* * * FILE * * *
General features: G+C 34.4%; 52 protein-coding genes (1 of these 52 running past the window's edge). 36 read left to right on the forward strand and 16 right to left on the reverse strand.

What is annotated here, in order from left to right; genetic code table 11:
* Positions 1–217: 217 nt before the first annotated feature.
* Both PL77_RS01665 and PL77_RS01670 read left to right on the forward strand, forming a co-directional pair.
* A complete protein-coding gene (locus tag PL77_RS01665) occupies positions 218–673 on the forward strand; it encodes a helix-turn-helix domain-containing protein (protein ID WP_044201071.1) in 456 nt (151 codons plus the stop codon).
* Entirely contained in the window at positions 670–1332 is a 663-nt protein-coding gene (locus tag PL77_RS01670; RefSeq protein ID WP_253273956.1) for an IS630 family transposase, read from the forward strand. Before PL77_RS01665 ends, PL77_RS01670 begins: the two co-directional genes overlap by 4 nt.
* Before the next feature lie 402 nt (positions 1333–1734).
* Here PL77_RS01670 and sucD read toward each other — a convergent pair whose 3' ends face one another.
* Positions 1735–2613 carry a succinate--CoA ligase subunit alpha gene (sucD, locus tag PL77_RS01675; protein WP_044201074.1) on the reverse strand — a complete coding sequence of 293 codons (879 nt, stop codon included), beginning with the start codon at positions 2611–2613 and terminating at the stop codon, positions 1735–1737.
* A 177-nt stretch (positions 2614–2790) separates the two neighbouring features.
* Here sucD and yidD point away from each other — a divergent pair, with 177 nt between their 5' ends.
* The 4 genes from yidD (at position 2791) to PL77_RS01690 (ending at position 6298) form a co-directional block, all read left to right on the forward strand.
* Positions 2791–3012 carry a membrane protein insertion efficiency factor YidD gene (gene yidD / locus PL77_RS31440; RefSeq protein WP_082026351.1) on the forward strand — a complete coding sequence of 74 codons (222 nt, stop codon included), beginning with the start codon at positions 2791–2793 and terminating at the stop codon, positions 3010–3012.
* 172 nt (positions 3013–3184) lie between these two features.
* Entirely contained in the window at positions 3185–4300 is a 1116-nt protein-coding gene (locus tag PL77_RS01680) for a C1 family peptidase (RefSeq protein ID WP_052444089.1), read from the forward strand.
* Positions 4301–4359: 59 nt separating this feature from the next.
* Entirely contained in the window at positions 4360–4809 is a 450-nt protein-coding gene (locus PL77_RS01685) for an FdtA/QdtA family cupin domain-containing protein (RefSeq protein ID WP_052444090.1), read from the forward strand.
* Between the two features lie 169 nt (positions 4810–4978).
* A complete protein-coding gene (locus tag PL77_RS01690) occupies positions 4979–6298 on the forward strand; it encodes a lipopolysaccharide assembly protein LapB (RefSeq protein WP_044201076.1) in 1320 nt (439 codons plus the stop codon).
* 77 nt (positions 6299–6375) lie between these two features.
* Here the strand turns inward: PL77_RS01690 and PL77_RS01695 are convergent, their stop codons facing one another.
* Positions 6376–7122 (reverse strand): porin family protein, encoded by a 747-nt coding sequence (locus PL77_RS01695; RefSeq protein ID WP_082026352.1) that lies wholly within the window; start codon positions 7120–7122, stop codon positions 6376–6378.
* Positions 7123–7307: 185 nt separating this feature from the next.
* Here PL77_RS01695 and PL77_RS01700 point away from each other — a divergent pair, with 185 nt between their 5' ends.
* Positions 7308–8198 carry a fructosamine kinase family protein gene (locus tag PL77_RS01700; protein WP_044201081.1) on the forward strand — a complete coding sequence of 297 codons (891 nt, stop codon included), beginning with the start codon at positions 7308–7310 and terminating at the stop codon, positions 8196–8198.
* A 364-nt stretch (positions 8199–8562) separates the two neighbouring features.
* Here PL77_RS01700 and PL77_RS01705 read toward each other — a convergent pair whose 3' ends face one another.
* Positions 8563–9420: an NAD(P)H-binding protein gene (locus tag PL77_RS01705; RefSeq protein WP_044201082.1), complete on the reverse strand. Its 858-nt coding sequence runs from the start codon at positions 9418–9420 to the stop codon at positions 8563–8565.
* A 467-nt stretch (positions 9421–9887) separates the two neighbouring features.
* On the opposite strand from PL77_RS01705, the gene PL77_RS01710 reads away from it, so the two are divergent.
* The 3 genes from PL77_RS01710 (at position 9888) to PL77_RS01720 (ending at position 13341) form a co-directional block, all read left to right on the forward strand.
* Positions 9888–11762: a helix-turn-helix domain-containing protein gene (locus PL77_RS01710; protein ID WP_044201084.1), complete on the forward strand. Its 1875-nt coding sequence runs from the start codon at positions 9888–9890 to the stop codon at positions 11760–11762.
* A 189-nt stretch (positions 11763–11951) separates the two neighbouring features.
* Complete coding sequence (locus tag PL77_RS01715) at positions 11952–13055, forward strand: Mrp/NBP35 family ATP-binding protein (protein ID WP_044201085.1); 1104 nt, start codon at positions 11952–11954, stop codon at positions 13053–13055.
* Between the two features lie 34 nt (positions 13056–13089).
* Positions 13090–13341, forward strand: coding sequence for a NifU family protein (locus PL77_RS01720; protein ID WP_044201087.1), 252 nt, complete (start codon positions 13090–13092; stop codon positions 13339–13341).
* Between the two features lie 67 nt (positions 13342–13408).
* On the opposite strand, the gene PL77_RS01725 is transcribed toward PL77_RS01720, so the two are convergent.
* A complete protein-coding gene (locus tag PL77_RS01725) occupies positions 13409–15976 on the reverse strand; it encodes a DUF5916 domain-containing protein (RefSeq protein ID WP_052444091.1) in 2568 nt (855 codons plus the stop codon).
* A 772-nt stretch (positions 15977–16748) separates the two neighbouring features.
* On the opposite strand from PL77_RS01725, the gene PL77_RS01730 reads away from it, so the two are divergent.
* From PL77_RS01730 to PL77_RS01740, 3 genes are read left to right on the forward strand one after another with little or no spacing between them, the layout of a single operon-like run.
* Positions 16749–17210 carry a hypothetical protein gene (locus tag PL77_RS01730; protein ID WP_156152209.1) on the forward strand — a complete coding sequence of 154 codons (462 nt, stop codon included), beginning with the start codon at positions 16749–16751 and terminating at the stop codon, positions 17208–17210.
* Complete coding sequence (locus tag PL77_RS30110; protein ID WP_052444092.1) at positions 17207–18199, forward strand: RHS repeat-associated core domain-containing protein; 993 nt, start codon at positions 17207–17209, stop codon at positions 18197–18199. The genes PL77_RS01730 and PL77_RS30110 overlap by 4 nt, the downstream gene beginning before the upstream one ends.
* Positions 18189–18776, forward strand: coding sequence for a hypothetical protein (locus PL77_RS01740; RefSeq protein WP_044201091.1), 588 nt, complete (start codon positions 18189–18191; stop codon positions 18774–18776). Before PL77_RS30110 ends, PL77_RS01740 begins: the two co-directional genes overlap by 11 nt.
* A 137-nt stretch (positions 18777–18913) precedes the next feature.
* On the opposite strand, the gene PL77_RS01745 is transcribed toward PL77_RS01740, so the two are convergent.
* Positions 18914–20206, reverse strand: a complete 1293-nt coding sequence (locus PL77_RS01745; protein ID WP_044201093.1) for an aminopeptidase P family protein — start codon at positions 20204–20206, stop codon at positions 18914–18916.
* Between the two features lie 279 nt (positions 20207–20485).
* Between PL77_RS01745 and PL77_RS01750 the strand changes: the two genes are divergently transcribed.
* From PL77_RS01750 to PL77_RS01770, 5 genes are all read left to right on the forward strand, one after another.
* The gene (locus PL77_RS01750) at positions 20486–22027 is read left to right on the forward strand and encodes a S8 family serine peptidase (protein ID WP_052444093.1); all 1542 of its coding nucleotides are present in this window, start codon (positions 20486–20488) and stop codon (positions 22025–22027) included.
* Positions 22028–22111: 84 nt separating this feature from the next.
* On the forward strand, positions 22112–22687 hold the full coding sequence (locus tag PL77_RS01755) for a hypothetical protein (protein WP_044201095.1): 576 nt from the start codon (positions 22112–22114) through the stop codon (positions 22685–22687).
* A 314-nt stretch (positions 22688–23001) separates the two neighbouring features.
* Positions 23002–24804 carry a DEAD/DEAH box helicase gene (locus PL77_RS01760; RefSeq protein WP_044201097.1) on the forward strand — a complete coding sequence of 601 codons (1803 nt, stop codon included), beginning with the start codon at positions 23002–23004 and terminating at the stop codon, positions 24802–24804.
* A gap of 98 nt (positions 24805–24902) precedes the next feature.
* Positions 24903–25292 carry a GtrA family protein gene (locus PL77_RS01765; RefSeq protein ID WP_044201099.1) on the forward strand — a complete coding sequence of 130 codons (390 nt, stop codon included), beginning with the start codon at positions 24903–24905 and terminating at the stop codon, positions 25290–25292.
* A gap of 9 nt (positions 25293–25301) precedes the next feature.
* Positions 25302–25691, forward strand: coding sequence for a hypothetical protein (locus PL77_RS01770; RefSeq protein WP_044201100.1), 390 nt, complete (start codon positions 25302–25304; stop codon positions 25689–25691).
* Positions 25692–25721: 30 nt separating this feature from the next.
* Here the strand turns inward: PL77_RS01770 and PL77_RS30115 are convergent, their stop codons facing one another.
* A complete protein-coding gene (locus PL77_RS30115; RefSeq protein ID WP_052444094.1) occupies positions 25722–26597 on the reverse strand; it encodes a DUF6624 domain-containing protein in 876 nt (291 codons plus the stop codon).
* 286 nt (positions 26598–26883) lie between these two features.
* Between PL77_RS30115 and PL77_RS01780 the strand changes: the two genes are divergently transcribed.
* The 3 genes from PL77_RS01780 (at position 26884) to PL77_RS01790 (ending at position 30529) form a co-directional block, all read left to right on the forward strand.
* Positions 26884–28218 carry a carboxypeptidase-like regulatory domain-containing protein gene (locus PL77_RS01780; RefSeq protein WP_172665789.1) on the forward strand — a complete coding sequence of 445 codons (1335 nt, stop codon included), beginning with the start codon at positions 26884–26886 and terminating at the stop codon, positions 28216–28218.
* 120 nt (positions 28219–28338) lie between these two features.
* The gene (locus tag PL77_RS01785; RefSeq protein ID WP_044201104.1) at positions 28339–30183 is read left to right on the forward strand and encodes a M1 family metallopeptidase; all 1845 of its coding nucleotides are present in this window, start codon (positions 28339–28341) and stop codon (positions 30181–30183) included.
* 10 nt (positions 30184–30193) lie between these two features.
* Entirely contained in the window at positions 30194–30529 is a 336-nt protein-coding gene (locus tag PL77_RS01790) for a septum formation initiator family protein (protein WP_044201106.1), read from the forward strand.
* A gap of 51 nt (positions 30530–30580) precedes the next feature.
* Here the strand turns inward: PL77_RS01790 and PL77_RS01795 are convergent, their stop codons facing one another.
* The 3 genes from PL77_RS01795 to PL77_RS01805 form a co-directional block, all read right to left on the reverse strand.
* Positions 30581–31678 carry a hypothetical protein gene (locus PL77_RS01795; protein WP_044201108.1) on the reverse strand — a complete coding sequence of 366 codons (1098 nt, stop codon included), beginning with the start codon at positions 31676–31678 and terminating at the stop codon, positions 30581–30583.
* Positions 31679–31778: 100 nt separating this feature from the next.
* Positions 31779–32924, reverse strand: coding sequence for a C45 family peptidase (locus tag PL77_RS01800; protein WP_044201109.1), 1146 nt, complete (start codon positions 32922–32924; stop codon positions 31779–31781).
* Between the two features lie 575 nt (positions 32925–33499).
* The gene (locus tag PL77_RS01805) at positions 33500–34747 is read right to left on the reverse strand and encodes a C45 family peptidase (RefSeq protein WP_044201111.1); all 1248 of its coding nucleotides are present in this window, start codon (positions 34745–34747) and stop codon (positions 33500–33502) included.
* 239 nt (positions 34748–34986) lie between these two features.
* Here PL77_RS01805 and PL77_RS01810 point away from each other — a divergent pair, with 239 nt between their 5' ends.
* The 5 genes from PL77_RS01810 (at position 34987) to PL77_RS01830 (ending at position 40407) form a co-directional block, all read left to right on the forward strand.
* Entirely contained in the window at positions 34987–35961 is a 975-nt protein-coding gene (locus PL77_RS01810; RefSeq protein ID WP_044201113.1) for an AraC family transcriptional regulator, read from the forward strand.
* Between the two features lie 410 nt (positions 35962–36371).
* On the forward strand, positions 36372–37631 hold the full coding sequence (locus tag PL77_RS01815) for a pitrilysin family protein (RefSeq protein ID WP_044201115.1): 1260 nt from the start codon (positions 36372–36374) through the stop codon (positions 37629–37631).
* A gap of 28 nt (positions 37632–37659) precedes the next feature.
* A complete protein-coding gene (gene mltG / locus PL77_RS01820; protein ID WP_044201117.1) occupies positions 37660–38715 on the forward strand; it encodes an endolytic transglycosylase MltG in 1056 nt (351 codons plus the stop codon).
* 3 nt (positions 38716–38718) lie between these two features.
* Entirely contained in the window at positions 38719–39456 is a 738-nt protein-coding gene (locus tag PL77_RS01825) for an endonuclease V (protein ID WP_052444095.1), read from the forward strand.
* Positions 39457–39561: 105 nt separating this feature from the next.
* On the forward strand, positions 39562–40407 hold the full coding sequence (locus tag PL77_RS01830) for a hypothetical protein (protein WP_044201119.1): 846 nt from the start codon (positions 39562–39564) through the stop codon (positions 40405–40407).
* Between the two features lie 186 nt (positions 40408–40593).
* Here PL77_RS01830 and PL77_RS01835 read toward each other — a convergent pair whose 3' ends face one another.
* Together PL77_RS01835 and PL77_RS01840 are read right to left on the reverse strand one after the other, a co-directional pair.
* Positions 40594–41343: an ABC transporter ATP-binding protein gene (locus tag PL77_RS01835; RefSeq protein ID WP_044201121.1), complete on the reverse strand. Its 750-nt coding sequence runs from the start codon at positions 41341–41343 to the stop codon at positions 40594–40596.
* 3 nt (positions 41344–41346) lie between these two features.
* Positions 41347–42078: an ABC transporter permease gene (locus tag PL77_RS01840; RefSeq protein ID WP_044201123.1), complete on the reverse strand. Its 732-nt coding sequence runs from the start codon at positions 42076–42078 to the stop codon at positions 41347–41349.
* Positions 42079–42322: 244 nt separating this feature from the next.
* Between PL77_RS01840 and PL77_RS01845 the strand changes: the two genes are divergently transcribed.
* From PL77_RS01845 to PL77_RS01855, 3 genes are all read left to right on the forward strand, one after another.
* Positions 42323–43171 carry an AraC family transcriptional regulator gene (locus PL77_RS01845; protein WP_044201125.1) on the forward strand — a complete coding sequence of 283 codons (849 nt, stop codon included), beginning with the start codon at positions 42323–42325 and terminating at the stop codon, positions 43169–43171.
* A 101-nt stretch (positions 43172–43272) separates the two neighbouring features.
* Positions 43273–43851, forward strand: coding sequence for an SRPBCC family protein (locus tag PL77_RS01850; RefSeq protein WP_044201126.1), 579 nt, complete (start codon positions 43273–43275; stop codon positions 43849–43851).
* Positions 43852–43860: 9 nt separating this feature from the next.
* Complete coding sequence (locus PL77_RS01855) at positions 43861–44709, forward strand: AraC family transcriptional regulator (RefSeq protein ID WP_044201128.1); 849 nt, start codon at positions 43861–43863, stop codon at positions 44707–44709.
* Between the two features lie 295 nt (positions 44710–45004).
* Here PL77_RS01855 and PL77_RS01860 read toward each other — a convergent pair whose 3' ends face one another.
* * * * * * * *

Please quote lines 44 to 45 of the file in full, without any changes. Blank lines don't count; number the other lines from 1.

* Complete coding sequence (locus tag PL77_RS30110; protein ID WP_052444092.1) at positions 17207–18199, forward strand: RHS repeat-associated core domain-containing protein; 993 nt, start codon at positions 17207–17209, stop codon at positions 18197–18199. The genes PL77_RS01730 and PL77_RS30110 overlap by 4 nt, the downstream gene beginning before the upstream one ends.
* Positions 18189–18776, forward strand: coding sequence for a hypothetical protein (locus PL77_RS01740; RefSeq protein WP_044201091.1), 588 nt, complete (start codon positions 18189–18191; stop codon positions 18774–18776). Before PL77_RS30110 ends, PL77_RS01740 begins: the two co-directional genes overlap by 11 nt.